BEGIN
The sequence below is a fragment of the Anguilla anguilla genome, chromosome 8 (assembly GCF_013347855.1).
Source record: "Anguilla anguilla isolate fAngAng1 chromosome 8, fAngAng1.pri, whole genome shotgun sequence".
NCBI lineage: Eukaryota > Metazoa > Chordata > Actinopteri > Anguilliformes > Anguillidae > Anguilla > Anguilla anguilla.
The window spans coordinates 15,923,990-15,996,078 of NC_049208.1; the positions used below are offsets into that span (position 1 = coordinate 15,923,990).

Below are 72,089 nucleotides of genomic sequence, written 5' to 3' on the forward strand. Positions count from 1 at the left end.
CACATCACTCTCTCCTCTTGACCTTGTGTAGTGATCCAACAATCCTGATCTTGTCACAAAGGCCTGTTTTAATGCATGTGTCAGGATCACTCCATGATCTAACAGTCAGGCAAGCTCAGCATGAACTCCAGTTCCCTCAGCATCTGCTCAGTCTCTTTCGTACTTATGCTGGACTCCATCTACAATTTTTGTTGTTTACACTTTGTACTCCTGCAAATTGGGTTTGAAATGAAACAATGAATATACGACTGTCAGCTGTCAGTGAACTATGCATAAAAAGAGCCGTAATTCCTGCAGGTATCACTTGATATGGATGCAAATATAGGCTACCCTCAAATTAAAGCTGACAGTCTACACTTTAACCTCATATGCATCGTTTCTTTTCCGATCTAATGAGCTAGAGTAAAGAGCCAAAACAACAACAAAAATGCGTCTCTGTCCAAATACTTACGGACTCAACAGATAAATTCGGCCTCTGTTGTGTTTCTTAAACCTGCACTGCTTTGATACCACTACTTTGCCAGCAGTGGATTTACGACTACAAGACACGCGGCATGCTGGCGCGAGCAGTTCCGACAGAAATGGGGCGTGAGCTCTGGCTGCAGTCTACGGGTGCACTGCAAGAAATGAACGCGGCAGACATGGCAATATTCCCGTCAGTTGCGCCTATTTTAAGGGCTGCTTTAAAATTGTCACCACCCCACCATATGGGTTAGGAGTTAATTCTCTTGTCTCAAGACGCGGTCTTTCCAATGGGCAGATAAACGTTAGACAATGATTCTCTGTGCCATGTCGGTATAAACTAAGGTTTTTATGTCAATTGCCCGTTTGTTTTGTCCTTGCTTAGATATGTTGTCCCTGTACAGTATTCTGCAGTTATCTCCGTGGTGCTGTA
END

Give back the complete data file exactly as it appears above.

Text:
The sequence below is a fragment of the Anguilla anguilla genome, chromosome 8 (assembly GCF_013347855.1).
Source record: "Anguilla anguilla isolate fAngAng1 chromosome 8, fAngAng1.pri, whole genome shotgun sequence".
NCBI lineage: Eukaryota > Metazoa > Chordata > Actinopteri > Anguilliformes > Anguillidae > Anguilla > Anguilla anguilla.
The window spans coordinates 15,923,990-15,996,078 of NC_049208.1; the positions used below are offsets into that span (position 1 = coordinate 15,923,990).

Below are 72,089 nucleotides of genomic sequence, written 5' to 3' on the forward strand. Positions count from 1 at the left end.
CACATCACTCTCTCCTCTTGACCTTGTGTAGTGATCCAACAATCCTGATCTTGTCACAAAGGCCTGTTTTAATGCATGTGTCAGGATCACTCCATGATCTAACAGTCAGGCAAGCTCAGCATGAACTCCAGTTCCCTCAGCATCTGCTCAGTCTCTTTCGTACTTATGCTGGACTCCATCTACAATTTTTGTTGTTTACACTTTGTACTCCTGCAAATTGGGTTTGAAATGAAACAATGAATATACGACTGTCAGCTGTCAGTGAACTATGCATAAAAAGAGCCGTAATTCCTGCAGGTATCACTTGATATGGATGCAAATATAGGCTACCCTCAAATTAAAGCTGACAGTCTACACTTTAACCTCATATGCATCGTTTCTTTTCCGATCTAATGAGCTAGAGTAAAGAGCCAAAACAACAACAAAAATGCGTCTCTGTCCAAATACTTACGGACTCAACAGATAAATTCGGCCTCTGTTGTGTTTCTTAAACCTGCACTGCTTTGATACCACTACTTTGCCAGCAGTGGATTTACGACTACAAGACACGCGGCATGCTGGCGCGAGCAGTTCCGACAGAAATGGGGCGTGAGCTCTGGCTGCAGTCTACGGGTGCACTGCAAGAAATGAACGCGGCAGACATGGCAATATTCCCGTCAGTTGCGCCTATTTTAAGGGCTGCTTTAAAATTGTCACCACCCCACCATATGGGTTAGGAGTTAATTCTCTTGTCTCAAGACGCGGTCTTTCCAATGGGCAGATAAACGTTAGACAATGATTCTCTGTGCCATGTCGGTATAAACTAAGGTTTTTATGTCAATTGCCCGTTTGTTTTGTCCTTGCTTAGATATGTTGTCCCTGTACAGTATTCTGCAGTTATCTCCGTGGTGCTGTA